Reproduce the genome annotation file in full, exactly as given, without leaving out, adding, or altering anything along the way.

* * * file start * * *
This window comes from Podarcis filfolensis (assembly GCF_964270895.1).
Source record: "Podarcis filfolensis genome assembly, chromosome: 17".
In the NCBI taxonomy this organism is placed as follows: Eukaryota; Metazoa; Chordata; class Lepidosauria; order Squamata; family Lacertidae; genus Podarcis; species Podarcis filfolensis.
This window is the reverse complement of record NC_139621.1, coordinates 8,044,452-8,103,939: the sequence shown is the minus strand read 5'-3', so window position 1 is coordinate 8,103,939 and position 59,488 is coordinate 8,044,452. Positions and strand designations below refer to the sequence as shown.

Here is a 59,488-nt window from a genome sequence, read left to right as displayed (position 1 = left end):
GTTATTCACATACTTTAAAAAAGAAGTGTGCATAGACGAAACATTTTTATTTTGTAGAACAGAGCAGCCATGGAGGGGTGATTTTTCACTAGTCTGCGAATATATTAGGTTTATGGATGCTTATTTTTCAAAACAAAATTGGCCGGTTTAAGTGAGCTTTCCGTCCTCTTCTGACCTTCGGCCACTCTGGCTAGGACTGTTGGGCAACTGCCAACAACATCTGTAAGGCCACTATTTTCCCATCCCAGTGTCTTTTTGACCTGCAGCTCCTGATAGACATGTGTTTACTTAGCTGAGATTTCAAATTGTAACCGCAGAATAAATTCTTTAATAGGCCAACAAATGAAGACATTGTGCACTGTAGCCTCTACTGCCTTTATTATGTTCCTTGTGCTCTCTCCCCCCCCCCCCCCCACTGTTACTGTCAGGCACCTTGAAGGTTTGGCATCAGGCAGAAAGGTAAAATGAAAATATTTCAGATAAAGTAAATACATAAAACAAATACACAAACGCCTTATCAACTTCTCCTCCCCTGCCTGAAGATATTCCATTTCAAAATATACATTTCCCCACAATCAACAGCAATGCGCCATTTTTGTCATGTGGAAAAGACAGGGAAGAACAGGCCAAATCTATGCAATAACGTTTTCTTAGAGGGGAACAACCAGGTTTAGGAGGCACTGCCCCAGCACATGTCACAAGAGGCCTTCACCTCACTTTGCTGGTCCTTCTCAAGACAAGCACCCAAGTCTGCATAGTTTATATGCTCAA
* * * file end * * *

This window comes from Podarcis filfolensis (assembly GCF_964270895.1).
Source record: "Podarcis filfolensis genome assembly, chromosome: 17".
In the NCBI taxonomy this organism is placed as follows: Eukaryota; Metazoa; Chordata; class Lepidosauria; order Squamata; family Lacertidae; genus Podarcis; species Podarcis filfolensis.
This window is the reverse complement of record NC_139621.1, coordinates 8,044,452-8,103,939: the sequence shown is the minus strand read 5'-3', so window position 1 is coordinate 8,103,939 and position 59,488 is coordinate 8,044,452. Positions and strand designations below refer to the sequence as shown.

Here is a 59,488-nt window from a genome sequence, read left to right as displayed (position 1 = left end):
GTTATTCACATACTTTAAAAAAGAAGTGTGCATAGACGAAACATTTTTATTTTGTAGAACAGAGCAGCCATGGAGGGGTGATTTTTCACTAGTCTGCGAATATATTAGGTTTATGGATGCTTATTTTTCAAAACAAAATTGGCCGGTTTAAGTGAGCTTTCCGTCCTCTTCTGACCTTCGGCCACTCTGGCTAGGACTGTTGGGCAACTGCCAACAACATCTGTAAGGCCACTATTTTCCCATCCCAGTGTCTTTTTGACCTGCAGCTCCTGATAGACATGTGTTTACTTAGCTGAGATTTCAAATTGTAACCGCAGAATAAATTCTTTAATAGGCCAACAAATGAAGACATTGTGCACTGTAGCCTCTACTGCCTTTATTATGTTCCTTGTGCTCTCTCCCCCCCCCCCCCCCACTGTTACTGTCAGGCACCTTGAAGGTTTGGCATCAGGCAGAAAGGTAAAATGAAAATATTTCAGATAAAGTAAATACATAAAACAAATACACAAACGCCTTATCAACTTCTCCTCCCCTGCCTGAAGATATTCCATTTCAAAATATACATTTCCCCACAATCAACAGCAATGCGCCATTTTTGTCATGTGGAAAAGACAGGGAAGAACAGGCCAAATCTATGCAATAACGTTTTCTTAGAGGGGAACAACCAGGTTTAGGAGGCACTGCCCCAGCACATGTCACAAGAGGCCTTCACCTCACTTTGCTGGTCCTTCTCAAGACAAGCACCCAAGTCTGCATAGTTTATATGCTCAA